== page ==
Montreal Ball Parks
Jarry Park (1969 - '75)
Olympic Stadium (1976 - 2004)
About your humble host
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I am a 49 year old father of six. Born in Beirut Lebanon, I have lived in dozens of countries world-wide and ten states here in America. Although I was born in the Middle East, I consider Washington, D.C. my home town. I have lived in Pocatello Idaho since 1991. Although D.C. is a great place to enjoy life, Idaho is a great place to raise your children. My kids have benefited from the safe surroundings and quality education we have here.
Two of my six children were born with serious physical and mental handicaps, which has made my life anything but normal [don't get me wrong, I wouldn't have had it any other way]. Kendi died two years ago at the age of 20 due to a nurse's error during a routine medical procedure. I miss her so very much.
After 30 years in the business world, I have gone back to school to get my teaching degree. I am currently a junior at Idaho State University in Pocatello.
My wife Tracey and I have been happily married for 26 years. She is more than special; she is that which makes my life worth living. Without her, I'd be nothing.
I am a religious conservative, but I don't believe that my views are absolute or absolutely right. I come from a land where diverse opinions were silenced, so America's diversity of thought makes it a very special place for me.
I am a lucky man. My wife loves and respects me, and all of my children treat their father better than I treated mine.
I couldn't ask for any more.
My home town: Pocatello Idaho
Pocatello is a city of 50,000 nestled in Southeastern Idaho. Home of Idaho State University, Pocatello was founded as a railroad town in the late 1800's. Today, it is an inexpensive, safe, family-friendly place to live.
My Wife Tracey
Tracey & I have been married for 26 years. Her father was in the Air Force, and she spent much of her childhood years in foreign lands around the world. Tracey is a talented artist. She has won several blue ribbons for her porcelain dolls
Kira And Aaron
Kira and Aaron were married in 2003. She recieved her second degree from Idaho State University and works with special needs children. Aaron attends ISU and works at UPS.
Kendi was born with severe physical and mental handicaps. Even at the age of 20, she wore a diaper, and had to be fed by her mother or I. She spent her life in a wheelchair, but that didn't stop her from enjoying every moment she was on the earth. She died in 2003 due to a nurse's mistake during a routine medical procedure. I miss her so much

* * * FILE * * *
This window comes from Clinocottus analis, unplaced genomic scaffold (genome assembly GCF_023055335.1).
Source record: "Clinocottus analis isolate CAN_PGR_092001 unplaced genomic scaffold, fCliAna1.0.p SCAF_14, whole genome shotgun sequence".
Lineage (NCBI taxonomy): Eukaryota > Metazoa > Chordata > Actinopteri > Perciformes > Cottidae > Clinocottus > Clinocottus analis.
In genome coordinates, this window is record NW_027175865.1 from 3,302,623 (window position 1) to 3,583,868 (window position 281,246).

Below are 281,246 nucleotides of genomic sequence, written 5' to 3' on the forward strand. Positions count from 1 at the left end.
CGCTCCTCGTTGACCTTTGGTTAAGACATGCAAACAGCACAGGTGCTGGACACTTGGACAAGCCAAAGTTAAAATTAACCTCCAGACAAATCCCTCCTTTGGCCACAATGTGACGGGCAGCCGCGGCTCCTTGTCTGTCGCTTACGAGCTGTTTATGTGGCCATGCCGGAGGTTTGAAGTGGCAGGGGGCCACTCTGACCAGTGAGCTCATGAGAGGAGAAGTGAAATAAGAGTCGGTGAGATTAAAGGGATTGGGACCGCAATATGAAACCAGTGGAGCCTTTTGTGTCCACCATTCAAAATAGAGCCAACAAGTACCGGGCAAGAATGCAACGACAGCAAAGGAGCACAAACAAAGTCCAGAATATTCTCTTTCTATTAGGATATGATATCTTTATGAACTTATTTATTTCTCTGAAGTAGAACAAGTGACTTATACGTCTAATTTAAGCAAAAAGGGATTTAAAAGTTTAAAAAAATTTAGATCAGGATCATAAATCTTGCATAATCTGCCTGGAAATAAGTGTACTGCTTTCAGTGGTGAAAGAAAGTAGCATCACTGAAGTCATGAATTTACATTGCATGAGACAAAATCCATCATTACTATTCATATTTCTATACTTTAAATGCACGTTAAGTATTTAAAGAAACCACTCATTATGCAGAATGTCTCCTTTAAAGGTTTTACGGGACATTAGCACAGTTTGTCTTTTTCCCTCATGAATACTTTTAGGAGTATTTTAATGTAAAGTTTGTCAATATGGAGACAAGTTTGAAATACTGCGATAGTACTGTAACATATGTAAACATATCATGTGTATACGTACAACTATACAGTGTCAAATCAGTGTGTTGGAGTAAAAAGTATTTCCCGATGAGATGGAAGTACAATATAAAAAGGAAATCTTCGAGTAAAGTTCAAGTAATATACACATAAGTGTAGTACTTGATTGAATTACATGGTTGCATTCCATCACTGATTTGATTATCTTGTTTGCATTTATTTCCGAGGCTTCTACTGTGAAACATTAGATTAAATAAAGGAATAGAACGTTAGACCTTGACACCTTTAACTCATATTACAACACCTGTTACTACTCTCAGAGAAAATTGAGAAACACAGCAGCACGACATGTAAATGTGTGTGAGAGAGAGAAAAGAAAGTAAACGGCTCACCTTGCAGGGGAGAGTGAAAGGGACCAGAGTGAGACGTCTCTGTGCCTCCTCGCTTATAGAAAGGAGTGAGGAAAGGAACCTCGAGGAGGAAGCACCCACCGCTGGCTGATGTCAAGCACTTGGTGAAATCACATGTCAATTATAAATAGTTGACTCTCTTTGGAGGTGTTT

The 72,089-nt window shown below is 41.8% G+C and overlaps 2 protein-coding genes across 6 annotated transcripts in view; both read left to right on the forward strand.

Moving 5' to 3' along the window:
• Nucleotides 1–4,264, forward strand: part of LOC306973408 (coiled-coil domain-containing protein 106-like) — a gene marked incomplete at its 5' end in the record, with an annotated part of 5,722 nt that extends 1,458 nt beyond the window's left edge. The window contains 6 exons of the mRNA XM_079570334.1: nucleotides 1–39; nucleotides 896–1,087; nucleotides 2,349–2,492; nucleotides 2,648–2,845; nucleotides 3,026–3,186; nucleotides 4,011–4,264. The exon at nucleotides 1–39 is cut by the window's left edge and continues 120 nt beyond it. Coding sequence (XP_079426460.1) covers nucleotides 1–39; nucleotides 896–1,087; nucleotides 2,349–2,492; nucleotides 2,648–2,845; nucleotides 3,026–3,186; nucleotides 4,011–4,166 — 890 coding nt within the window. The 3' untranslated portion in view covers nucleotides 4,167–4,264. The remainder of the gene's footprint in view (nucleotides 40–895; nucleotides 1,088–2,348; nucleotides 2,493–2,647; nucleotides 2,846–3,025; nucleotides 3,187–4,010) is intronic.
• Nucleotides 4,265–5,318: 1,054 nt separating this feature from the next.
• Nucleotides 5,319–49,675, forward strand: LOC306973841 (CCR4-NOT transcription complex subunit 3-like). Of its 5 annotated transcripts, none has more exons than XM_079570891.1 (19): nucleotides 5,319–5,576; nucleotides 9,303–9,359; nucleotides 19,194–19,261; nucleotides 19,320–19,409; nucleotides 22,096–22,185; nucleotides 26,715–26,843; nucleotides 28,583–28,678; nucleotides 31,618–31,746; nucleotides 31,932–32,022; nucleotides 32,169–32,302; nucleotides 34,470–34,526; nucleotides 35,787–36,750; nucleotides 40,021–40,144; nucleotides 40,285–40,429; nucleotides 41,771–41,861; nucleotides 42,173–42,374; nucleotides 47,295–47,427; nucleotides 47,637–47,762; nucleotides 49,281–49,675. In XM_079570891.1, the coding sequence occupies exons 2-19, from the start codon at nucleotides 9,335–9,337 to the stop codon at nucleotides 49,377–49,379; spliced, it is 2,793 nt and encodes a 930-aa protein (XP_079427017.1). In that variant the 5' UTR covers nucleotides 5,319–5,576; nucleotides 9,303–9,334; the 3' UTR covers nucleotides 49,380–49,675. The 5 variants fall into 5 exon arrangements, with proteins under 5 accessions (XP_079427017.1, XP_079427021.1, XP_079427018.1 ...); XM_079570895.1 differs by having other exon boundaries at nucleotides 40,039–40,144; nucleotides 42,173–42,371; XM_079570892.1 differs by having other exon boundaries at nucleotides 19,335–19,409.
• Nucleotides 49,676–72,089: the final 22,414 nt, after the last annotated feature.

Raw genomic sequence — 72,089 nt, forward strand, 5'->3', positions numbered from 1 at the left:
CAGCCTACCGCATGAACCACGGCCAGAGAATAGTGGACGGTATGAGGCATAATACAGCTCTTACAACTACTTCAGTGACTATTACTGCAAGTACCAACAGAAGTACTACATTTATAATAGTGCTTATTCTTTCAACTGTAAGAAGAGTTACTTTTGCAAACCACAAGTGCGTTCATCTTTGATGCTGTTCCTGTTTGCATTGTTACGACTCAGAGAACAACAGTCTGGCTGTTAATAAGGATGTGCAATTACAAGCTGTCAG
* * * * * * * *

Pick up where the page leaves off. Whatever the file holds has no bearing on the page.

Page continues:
Kristen And Mark
Kristen & Mark were Married in August, 2005. Kristen will receive her 2nd degree from BYU-Idaho in December in construction management. Mark has recently returned from an LDS church mission and will begin attending college full-time next spring
Kourtney will graduate from high school next spring. She has already taken several college classes. She has wanted to be a mortician since she was 12
Katie was born with the same genetic disorder as her sister Kendi, though not as severe. Katie is able to walk, even run. She cannot talk but has learned a 100 word sign vocabulary. She loves to go for long walks [I push her in a special stroller] around the neighborhood
Korth loves all sports, but excels in baseball. He has been on post-season all star teams each year he has played. He spends a great deal of time playing with his handicapped sister so that she always has something "fun" to do
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Big Changes, Little Names
Big happenings? Nah. Just happenings. Zach Day was designated for assignment by the Colorado Rockies and Capitol Punishment is reporting that the Nats have claimed him off the waiver wire. So we ended up getting Preston Wilson for nothing. That's nice. Billy Traber, he of the tight leash,
was sent down to New Orleans and replaced by Mike O'Connor.
That's all well and good, but don't look to any of these moves making a difference in the play of the team. But hey, it's something to talk about. Right?